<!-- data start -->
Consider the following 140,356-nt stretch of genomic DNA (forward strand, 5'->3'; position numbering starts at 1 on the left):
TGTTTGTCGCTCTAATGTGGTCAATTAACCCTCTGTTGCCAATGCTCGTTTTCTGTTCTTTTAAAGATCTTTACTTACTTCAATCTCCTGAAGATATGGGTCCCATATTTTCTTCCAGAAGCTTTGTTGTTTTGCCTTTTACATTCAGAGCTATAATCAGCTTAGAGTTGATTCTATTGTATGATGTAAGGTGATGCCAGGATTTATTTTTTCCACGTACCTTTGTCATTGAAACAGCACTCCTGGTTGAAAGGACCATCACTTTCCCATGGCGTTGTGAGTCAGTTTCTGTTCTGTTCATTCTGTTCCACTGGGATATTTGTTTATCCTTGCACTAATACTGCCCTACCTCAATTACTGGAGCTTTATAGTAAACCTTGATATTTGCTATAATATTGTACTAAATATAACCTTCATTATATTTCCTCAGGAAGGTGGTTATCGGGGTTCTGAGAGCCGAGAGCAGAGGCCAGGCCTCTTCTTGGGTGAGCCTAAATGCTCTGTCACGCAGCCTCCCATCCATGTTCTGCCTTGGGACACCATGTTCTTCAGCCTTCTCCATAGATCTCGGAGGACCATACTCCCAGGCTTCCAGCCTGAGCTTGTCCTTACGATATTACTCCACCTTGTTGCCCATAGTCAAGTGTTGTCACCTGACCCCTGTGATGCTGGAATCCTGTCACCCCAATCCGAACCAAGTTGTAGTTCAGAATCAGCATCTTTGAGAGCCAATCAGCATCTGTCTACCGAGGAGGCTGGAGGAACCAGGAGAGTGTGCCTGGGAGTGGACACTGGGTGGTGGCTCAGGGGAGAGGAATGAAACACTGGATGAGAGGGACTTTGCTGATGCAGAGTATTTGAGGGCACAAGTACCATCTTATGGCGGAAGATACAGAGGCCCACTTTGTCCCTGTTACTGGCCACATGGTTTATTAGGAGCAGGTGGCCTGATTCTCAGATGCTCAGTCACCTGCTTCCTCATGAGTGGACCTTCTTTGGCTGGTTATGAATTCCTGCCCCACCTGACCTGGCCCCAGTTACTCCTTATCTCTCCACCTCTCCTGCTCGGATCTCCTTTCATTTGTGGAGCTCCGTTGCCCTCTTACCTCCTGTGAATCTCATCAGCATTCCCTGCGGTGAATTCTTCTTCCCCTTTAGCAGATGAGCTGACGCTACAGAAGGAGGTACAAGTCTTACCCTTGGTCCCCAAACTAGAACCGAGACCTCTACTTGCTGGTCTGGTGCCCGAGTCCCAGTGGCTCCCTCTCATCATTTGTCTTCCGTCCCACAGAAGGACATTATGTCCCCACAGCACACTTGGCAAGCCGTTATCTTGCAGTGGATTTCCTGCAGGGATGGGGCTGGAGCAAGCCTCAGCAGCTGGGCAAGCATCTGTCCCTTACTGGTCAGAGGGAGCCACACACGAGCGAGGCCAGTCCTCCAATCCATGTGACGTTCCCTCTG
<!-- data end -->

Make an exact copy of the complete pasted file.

Consider the following 140,356-nt stretch of genomic DNA (forward strand, 5'->3'; position numbering starts at 1 on the left):
TGTTTGTCGCTCTAATGTGGTCAATTAACCCTCTGTTGCCAATGCTCGTTTTCTGTTCTTTTAAAGATCTTTACTTACTTCAATCTCCTGAAGATATGGGTCCCATATTTTCTTCCAGAAGCTTTGTTGTTTTGCCTTTTACATTCAGAGCTATAATCAGCTTAGAGTTGATTCTATTGTATGATGTAAGGTGATGCCAGGATTTATTTTTTCCACGTACCTTTGTCATTGAAACAGCACTCCTGGTTGAAAGGACCATCACTTTCCCATGGCGTTGTGAGTCAGTTTCTGTTCTGTTCATTCTGTTCCACTGGGATATTTGTTTATCCTTGCACTAATACTGCCCTACCTCAATTACTGGAGCTTTATAGTAAACCTTGATATTTGCTATAATATTGTACTAAATATAACCTTCATTATATTTCCTCAGGAAGGTGGTTATCGGGGTTCTGAGAGCCGAGAGCAGAGGCCAGGCCTCTTCTTGGGTGAGCCTAAATGCTCTGTCACGCAGCCTCCCATCCATGTTCTGCCTTGGGACACCATGTTCTTCAGCCTTCTCCATAGATCTCGGAGGACCATACTCCCAGGCTTCCAGCCTGAGCTTGTCCTTACGATATTACTCCACCTTGTTGCCCATAGTCAAGTGTTGTCACCTGACCCCTGTGATGCTGGAATCCTGTCACCCCAATCCGAACCAAGTTGTAGTTCAGAATCAGCATCTTTGAGAGCCAATCAGCATCTGTCTACCGAGGAGGCTGGAGGAACCAGGAGAGTGTGCCTGGGAGTGGACACTGGGTGGTGGCTCAGGGGAGAGGAATGAAACACTGGATGAGAGGGACTTTGCTGATGCAGAGTATTTGAGGGCACAAGTACCATCTTATGGCGGAAGATACAGAGGCCCACTTTGTCCCTGTTACTGGCCACATGGTTTATTAGGAGCAGGTGGCCTGATTCTCAGATGCTCAGTCACCTGCTTCCTCATGAGTGGACCTTCTTTGGCTGGTTATGAATTCCTGCCCCACCTGACCTGGCCCCAGTTACTCCTTATCTCTCCACCTCTCCTGCTCGGATCTCCTTTCATTTGTGGAGCTCCGTTGCCCTCTTACCTCCTGTGAATCTCATCAGCATTCCCTGCGGTGAATTCTTCTTCCCCTTTAGCAGATGAGCTGACGCTACAGAAGGAGGTACAAGTCTTACCCTTGGTCCCCAAACTAGAACCGAGACCTCTACTTGCTGGTCTGGTGCCCGAGTCCCAGTGGCTCCCTCTCATCATTTGTCTTCCGTCCCACAGAAGGACATTATGTCCCCACAGCACACTTGGCAAGCCGTTATCTTGCAGTGGATTTCCTGCAGGGATGGGGCTGGAGCAAGCCTCAGCAGCTGGGCAAGCATCTGTCCCTTACTGGTCAGAGGGAGCCACACACGAGCGAGGCCAGTCCTCCAATCCATGTGACGTTCCCTCTG